Code of Civil Procedure section 197 requires that all persons selected for jury service “shall be selected at random, from a source or sources inclusive of a representative cross section of the population of the area served by the court.”  Code of Civil Procedure section 198.5 presumes countywide jury panels will be used for all case types and court locations but allows for local rules implementing regional subpanels only if the superior court holds sessions outside the County Seat (Oakland), and the local rule would divide the county “in a manner that provides all qualified persons in the county an equal opportunity to be considered for jury service.”

The proposed amendment to Local Rule 1.10 ensures compliance with these statutes.  By contrast, the 2011 version of Local Rule 1.10 that was in place prior to the June 5, 2020, emergency amendment divides the county into “subpanels” that no longer exist and are inconsistent with the Code of Civil Procedure. 

To the extent comments propose the Court create a new regional subpanel system for the only two courthouses that, pre-pandemic, hosted misdemeanor jury trials, such a rule would not “divide the county in a manner that provides all qualified persons in the county an equal opportunity to be considered for jury service.”  (Emphasis added.)  Instead it would formalize a subpanel system that would target certain regional county residents for a different summons frequency for a specific case type than residents of the remainder of the county.  Such a system would be inconsistent with the law. 

                The proposed amendment simply codifies the existing emergency amendment to the rule.

The coronavirus pandemic has necessitated operational changes in every aspect of the Court system.  The Court enacted the June 5, 2020, emergency amendment to Local Rule 1.10, after consultation with the Court’s justice partners, including the Alameda County Bar Association, Alameda County Public Defender’s Office, and Alameda County District Attorney’s Office, in order to ensure compliance with the Code of Civil Procedure and to reflect the reality that countywide jurors were already being summonsed to RCD and ECHOJ.  For the last 5-plus months, this system has worked well.  It is consistent with the Code of Civil Procedure, guarantees equal and random participation, and has resulted in a higher and more representative group of Alameda County residents appearing for jury service (particularly since many of these trials permit jurors to participate remotely).  The proposed non-emergency amendment to Local Rule 1.10 is offered to codify and clarify the current status quo, even though a straight repeal of the outdated 2011 Local Rule 1.10 would be an equally legally appropriate alternative.

Proposed new Local Rule 1.12, Juror questionnaires

On June 5, 2020, the Court adopted emergency Local Rule 1.10a, later amended on August 14, 2020.  Rule 1.10a was adopted in conjunction with the Court’s resumption of jury trials, which had been suspended between March and June 2020 due to the coronavirus pandemic.  The rule was one of a number of steps taken by the Court to promote the health and safety of prospective jurors and Court personnel.  Specifically, by creating an on-line opportunity for prospective jurors to remotely complete juror questionnaires and hardship requests in advance, emergency Local Rule 1.10a was an effort to reduce the number of jurors called to each courthouse and to shorten their assembly time within each courthouse.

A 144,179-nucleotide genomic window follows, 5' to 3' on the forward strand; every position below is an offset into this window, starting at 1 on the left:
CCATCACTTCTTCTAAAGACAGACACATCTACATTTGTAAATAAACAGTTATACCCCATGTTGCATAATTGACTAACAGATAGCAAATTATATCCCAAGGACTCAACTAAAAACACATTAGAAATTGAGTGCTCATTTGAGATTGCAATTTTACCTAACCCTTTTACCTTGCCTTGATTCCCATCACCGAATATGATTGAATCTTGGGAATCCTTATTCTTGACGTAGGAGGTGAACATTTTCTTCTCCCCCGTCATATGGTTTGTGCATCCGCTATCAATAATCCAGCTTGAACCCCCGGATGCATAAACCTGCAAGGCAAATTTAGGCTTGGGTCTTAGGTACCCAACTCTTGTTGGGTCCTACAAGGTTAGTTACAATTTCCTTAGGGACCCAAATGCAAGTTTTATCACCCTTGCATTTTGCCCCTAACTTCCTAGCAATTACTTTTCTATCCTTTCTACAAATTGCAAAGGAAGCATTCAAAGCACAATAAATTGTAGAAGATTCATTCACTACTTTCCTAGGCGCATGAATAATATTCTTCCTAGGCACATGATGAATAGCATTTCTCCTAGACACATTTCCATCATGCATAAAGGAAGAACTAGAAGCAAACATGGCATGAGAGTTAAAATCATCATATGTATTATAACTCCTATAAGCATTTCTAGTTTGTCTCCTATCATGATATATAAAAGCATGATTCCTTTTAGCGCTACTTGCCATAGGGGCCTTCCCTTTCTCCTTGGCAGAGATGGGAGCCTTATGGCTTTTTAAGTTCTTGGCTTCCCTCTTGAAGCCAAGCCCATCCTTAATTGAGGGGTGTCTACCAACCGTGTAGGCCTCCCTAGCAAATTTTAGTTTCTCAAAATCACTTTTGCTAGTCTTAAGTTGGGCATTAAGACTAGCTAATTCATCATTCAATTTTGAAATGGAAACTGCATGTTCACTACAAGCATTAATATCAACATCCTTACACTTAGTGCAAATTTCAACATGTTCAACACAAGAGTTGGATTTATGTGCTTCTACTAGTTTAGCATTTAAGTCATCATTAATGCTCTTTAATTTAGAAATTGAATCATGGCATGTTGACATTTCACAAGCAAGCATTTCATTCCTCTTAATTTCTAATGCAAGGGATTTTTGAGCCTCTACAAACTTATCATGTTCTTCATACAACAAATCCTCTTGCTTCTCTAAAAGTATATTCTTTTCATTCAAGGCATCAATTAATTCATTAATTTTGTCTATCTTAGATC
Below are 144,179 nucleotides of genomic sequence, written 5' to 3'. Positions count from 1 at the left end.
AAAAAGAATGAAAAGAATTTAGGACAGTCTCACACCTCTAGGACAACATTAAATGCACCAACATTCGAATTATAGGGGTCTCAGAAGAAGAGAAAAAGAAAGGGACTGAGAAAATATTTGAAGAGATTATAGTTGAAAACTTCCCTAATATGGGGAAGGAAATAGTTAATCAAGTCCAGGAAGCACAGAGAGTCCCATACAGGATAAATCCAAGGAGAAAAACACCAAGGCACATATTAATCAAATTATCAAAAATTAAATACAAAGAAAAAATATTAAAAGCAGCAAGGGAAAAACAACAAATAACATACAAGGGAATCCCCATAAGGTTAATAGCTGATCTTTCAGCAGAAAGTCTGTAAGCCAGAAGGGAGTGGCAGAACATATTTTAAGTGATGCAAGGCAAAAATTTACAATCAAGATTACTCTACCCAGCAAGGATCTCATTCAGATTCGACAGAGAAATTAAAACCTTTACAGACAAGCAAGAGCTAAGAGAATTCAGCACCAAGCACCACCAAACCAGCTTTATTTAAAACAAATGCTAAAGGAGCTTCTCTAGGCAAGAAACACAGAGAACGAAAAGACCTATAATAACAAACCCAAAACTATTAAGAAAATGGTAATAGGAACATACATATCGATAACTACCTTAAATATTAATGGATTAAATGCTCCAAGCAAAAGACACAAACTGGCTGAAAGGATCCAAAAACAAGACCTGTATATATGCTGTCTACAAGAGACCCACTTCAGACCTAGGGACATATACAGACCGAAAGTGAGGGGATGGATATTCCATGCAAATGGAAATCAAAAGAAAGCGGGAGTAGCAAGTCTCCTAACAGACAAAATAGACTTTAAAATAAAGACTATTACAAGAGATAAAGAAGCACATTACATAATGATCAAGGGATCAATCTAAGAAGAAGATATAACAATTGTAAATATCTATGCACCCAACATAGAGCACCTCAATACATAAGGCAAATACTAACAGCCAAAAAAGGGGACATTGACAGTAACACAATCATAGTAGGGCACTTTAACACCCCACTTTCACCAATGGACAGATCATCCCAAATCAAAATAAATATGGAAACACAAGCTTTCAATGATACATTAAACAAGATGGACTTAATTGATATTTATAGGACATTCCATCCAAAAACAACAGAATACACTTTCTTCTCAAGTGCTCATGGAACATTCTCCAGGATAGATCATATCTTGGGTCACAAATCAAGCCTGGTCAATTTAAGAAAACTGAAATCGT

Emergency Local Rule 1.10a has been effective and well-received across case types, particularly since the Court’s recent launch of even more accessible and user-friendly web-based forms.  The proposed new non-emergency Local Rule 1.12 would simply codify the text of emergency Local Rule 1.10a, as amended on August 14, 2020, to enable the Court to continue to operate as efficiently as possible, even after the pandemic has ended. 

Proposed new Local Rule 1.90, Remote proceedings

 

As noted above, and as chronicled in the numerous Press Releases the Court has issued since the onset of the pandemic, COVID-19 has forced the Court to find new ways to conduct essential court functions in order to both protect the public’s access to justice and also promote public health and safety.  Key among these new initiatives has been the move to remote proceedings wherever possible. 

Recent legislation authorizing remote appearances in a number of non-emergency contexts demonstrates it is the will of the people and the Legislature to continue to enable remote court operations where appropriate, even after the pandemic.  Public comments by court partners and litigants support the same.  Proposed Local Rule 1.90 demonstrates the Court’s intent to continue to conduct remote proceedings where appropriate even after the coronavirus pandemic has been contained.

However, these remote appearances would only be authorized where consistent with current law.  In other words, if the law requires an in-person proceeding, proposed Local Rule 1.90 would not override that law by allowing that proceeding to be conducted remotely.

Similarly, the proposed rule attempts to mirror the handling of in-person proceedings by clarifying that remote proceedings may not be recorded or transmitted without the advanced written permission of the judicial officer, and by allowing for sanctions for related violations.  As was the practice both before the pandemic and today, members of the media may continue to request remote video access and recording permission by filing the appropriate Judicial Council forms with the Court.   Similarly, those with disabilities that may require accommodations unique to remote hearings may request such accommodations through the Americans with Disabilities Act (ADA) as detailed on the Court’s ADA Accommodations page.